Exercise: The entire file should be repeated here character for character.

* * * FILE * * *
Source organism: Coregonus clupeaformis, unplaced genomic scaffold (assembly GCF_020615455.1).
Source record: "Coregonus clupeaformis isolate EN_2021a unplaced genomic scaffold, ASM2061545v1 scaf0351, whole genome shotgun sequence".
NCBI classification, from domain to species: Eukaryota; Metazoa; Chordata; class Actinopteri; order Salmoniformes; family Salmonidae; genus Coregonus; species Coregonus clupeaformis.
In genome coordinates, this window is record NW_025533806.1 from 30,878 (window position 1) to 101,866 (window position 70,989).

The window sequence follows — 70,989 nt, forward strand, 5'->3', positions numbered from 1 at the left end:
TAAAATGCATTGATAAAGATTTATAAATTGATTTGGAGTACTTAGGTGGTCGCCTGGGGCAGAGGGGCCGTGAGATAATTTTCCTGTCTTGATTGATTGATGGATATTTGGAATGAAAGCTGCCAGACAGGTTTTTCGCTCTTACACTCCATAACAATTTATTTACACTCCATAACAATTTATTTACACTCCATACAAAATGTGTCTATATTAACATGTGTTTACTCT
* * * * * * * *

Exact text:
Source organism: Coregonus clupeaformis, unplaced genomic scaffold (assembly GCF_020615455.1).
Source record: "Coregonus clupeaformis isolate EN_2021a unplaced genomic scaffold, ASM2061545v1 scaf0351, whole genome shotgun sequence".
NCBI classification, from domain to species: Eukaryota; Metazoa; Chordata; class Actinopteri; order Salmoniformes; family Salmonidae; genus Coregonus; species Coregonus clupeaformis.
In genome coordinates, this window is record NW_025533806.1 from 30,878 (window position 1) to 101,866 (window position 70,989).

The window sequence follows — 70,989 nt, forward strand, 5'->3', positions numbered from 1 at the left end:
TAAAATGCATTGATAAAGATTTATAAATTGATTTGGAGTACTTAGGTGGTCGCCTGGGGCAGAGGGGCCGTGAGATAATTTTCCTGTCTTGATTGATTGATGGATATTTGGAATGAAAGCTGCCAGACAGGTTTTTCGCTCTTACACTCCATAACAATTTATTTACACTCCATAACAATTTATTTACACTCCATACAAAATGTGTCTATATTAACATGTGTTTACTCT